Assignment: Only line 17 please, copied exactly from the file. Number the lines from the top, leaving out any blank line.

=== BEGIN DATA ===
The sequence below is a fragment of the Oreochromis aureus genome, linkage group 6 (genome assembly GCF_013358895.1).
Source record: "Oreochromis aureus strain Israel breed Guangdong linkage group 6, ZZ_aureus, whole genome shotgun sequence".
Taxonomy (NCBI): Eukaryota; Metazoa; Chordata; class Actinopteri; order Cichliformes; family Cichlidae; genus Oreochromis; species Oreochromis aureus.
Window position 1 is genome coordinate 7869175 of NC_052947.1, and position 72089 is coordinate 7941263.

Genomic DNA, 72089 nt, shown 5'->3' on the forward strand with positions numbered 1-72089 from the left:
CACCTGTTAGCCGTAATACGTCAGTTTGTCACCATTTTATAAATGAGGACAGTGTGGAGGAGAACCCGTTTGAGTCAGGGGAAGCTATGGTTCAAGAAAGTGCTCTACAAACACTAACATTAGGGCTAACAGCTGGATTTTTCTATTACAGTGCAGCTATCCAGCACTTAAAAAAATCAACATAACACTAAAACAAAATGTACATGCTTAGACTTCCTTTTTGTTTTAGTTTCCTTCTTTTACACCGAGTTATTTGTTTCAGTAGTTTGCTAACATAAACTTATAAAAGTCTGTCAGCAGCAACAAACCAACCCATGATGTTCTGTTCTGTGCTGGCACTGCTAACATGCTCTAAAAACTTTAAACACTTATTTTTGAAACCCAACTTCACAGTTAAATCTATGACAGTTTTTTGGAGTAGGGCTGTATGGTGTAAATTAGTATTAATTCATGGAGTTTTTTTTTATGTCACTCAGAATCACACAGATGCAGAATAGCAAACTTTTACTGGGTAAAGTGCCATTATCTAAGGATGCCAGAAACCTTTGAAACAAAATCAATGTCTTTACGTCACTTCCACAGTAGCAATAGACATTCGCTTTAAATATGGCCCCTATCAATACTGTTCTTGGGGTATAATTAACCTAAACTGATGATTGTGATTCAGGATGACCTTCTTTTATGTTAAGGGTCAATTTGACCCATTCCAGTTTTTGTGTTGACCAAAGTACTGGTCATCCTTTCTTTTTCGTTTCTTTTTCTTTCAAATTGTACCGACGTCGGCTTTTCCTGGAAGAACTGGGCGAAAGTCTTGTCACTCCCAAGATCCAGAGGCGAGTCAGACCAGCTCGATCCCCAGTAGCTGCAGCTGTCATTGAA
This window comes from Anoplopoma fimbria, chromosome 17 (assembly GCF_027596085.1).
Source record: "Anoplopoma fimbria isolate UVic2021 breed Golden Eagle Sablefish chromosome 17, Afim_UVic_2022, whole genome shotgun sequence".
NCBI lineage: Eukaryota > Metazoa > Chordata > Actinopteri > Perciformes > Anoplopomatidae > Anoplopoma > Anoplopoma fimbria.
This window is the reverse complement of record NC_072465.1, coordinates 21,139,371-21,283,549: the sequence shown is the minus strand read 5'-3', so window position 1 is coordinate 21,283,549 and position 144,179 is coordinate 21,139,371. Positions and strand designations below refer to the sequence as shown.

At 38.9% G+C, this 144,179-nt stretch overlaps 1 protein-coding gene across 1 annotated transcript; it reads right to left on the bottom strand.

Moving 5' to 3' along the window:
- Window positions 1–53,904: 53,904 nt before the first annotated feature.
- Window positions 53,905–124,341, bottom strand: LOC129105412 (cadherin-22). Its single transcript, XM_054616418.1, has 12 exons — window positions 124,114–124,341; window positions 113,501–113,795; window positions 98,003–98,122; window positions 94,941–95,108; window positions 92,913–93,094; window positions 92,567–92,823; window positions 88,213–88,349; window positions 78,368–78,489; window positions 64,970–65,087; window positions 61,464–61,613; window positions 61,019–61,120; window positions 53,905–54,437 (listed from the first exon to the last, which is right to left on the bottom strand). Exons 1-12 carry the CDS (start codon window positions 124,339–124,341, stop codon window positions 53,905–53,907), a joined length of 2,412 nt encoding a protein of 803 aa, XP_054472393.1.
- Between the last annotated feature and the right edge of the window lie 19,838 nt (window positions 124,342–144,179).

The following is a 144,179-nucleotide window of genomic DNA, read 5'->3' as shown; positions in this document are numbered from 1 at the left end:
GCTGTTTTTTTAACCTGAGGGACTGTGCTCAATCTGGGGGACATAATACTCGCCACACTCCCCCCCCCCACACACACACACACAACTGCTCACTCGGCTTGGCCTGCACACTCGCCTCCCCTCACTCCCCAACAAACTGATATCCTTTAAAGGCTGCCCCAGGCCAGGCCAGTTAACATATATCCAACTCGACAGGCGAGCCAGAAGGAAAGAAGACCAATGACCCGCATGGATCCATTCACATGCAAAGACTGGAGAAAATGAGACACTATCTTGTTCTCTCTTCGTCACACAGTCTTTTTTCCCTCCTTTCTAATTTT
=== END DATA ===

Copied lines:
GCTGTTTTTTTAACCTGAGGGACTGTGCTCAATCTGGGGGACATAATACTCGCCACACTCCCCCCCCCCACACACACACACACAACTGCTCACTCGGCTTGGCCTGCACACTCGCCTCCCCTCACTCCCCAACAAACTGATATCCTTTAAAGGCTGCCCCAGGCCAGGCCAGTTAACATATATCCAACTCGACAGGCGAGCCAGAAGGAAAGAAGACCAATGACCCGCATGGATCCATTCACATGCAAAGACTGGAGAAAATGAGACACTATCTTGTTCTCTCTTCGTCACACAGTCTTTTTTCCCTCCTTTCTAATTTT